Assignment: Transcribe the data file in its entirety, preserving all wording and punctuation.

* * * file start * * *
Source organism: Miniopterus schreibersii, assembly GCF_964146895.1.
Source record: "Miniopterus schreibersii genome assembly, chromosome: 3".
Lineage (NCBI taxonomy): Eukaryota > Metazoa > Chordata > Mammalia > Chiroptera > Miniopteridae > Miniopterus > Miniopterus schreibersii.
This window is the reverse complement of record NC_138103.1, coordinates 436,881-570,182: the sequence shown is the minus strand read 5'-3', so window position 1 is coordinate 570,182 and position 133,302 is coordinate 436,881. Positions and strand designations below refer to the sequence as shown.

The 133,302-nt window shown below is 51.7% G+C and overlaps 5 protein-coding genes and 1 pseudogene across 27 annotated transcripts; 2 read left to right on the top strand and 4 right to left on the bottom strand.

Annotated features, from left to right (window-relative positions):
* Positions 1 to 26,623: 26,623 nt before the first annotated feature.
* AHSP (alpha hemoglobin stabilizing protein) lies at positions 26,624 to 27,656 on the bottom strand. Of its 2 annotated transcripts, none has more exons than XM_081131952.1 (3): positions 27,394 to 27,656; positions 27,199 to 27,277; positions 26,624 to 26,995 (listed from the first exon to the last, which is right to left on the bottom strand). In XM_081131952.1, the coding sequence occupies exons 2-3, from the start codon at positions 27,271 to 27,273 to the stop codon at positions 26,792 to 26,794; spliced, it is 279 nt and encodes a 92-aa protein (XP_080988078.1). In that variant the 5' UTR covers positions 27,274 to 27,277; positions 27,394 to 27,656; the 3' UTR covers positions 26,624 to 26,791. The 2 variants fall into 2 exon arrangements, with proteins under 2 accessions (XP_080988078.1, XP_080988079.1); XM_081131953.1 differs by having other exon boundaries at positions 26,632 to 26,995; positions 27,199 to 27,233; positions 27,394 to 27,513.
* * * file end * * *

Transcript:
Source organism: Miniopterus schreibersii, assembly GCF_964146895.1.
Source record: "Miniopterus schreibersii genome assembly, chromosome: 3".
Lineage (NCBI taxonomy): Eukaryota > Metazoa > Chordata > Mammalia > Chiroptera > Miniopteridae > Miniopterus > Miniopterus schreibersii.
This window is the reverse complement of record NC_138103.1, coordinates 436,881-570,182: the sequence shown is the minus strand read 5'-3', so window position 1 is coordinate 570,182 and position 133,302 is coordinate 436,881. Positions and strand designations below refer to the sequence as shown.

The 133,302-nt window shown below is 51.7% G+C and overlaps 5 protein-coding genes and 1 pseudogene across 27 annotated transcripts; 2 read left to right on the top strand and 4 right to left on the bottom strand.

Annotated features, from left to right (window-relative positions):
* Positions 1 to 26,623: 26,623 nt before the first annotated feature.
* AHSP (alpha hemoglobin stabilizing protein) lies at positions 26,624 to 27,656 on the bottom strand. Of its 2 annotated transcripts, none has more exons than XM_081131952.1 (3): positions 27,394 to 27,656; positions 27,199 to 27,277; positions 26,624 to 26,995 (listed from the first exon to the last, which is right to left on the bottom strand). In XM_081131952.1, the coding sequence occupies exons 2-3, from the start codon at positions 27,271 to 27,273 to the stop codon at positions 26,792 to 26,794; spliced, it is 279 nt and encodes a 92-aa protein (XP_080988078.1). In that variant the 5' UTR covers positions 27,274 to 27,277; positions 27,394 to 27,656; the 3' UTR covers positions 26,624 to 26,791. The 2 variants fall into 2 exon arrangements, with proteins under 2 accessions (XP_080988078.1, XP_080988079.1); XM_081131953.1 differs by having other exon boundaries at positions 26,632 to 26,995; positions 27,199 to 27,233; positions 27,394 to 27,513.